The 54-year-old former House member describes himself as “the son of a son of a son of a slave,” a descendant of a West African family who arrived in the U.S. aboard a slave ship, probably in Charleston, S.C., two centuries ago.
“For all of my life and for all of my family’s heritage, we had tried to avoid being confrontational,” Scott writes in “Opportunity Knocks: How Hard Work, Community and Business Can Improve Lives and End Poverty.” “Always, we believed, the primary aim should be to find common ground in order to move forward.”
In September 2017, Trump summoned the senator to the Oval Office to discuss Scott’s criticism of the president’s response to the race riots in Charlottesville, Va. — notably, Trump’s description of the white supremacists involved as being among the “very fine people on both sides.” Scott writes that the president was gracious — and that he walked out with the president’s commitment to opportunity zones for poverty-stricken cities. The proposal passed as part of the tax cut bill signed into law that year.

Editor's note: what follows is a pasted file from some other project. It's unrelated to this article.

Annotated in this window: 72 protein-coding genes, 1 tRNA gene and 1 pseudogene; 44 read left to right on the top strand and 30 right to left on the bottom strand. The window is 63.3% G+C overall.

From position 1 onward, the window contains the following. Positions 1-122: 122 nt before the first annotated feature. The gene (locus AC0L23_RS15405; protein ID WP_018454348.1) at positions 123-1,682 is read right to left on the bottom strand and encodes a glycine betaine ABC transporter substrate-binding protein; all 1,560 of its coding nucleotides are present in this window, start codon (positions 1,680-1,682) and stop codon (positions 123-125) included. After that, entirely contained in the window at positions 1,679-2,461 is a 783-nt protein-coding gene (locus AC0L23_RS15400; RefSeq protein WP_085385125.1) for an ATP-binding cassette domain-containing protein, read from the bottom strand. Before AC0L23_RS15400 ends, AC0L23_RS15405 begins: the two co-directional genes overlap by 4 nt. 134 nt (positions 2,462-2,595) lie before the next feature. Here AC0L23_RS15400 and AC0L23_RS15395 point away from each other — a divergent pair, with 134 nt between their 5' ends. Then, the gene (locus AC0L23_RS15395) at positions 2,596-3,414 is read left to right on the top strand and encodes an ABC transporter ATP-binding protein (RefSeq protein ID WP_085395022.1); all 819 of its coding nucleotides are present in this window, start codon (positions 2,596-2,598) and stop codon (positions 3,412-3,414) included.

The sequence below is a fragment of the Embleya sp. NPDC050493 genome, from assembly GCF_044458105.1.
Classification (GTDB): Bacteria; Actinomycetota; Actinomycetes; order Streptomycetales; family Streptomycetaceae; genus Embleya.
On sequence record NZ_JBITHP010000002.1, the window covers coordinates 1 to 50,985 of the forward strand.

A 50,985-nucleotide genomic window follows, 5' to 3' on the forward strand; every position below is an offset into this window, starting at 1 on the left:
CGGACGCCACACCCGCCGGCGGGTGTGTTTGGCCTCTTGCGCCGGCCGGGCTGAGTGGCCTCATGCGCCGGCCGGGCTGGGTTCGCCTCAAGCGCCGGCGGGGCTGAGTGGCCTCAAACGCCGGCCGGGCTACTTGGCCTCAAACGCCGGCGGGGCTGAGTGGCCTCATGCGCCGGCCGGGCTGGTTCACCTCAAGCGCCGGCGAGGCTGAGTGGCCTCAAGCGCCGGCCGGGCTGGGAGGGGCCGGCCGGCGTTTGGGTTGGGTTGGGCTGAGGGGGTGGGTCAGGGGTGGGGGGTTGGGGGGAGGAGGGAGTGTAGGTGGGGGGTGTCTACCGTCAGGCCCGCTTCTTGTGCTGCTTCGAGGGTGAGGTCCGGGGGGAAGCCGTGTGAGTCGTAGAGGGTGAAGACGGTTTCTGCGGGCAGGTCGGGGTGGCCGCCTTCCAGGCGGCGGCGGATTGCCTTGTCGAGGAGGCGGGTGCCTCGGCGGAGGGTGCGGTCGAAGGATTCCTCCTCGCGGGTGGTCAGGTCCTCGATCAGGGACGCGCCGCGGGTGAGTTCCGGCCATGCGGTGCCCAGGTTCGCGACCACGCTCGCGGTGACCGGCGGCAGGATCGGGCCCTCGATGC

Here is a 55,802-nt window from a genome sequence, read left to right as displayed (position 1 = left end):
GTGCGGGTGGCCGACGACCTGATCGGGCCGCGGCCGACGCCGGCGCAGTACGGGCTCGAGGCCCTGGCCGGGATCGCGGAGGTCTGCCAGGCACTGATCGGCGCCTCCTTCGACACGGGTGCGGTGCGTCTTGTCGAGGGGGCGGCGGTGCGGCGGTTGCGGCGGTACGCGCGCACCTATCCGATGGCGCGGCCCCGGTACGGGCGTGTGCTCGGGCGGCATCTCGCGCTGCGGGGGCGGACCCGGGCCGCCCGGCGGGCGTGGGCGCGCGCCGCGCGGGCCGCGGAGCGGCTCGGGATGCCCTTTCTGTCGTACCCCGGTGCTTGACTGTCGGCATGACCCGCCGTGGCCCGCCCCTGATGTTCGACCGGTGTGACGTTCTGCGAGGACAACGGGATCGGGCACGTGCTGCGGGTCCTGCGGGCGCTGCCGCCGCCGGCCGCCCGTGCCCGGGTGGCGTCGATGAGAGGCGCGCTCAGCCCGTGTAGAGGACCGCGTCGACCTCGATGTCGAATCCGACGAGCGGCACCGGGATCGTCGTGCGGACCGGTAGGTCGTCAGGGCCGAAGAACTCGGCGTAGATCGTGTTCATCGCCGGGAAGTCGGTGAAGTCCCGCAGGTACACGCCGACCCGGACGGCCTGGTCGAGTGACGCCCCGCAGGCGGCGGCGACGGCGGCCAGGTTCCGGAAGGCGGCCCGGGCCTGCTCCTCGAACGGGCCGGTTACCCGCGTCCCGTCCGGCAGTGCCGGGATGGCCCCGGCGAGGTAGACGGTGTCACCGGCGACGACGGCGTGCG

The police killings of Floyd, Breonna Taylor in Louisville, Ky., and others have made problems with police conduct and accountability hard for Republicans to ignore. Scott’s legislation is part of a burst of GOP-written bills on the subject. Sen. Rand Paul of Kentucky wants to stop sending surplus U.S. military equipment to local law enforcement. And Sen. Mitt Romney of Utah is backing several bipartisan bills to change police practices.
But the challenge is different for Scott, in part because of the trust issues between the black community, the Republican Party and McConnell. Rep. James Clyburn, D-S.C., said in a telephone interview that Scott will have succeeded if he “produces a good product.”
“I think that Tim has the background, he has the experiences that are necessary to bring Republican senators to the realization that this law enforcement issue is real and needs to be dealt with,” Clyburn said in a telephone interview. “I would hope that he would engage with enough of the other members to make sure that whatever he comes up with will have buy-in from others in his conference."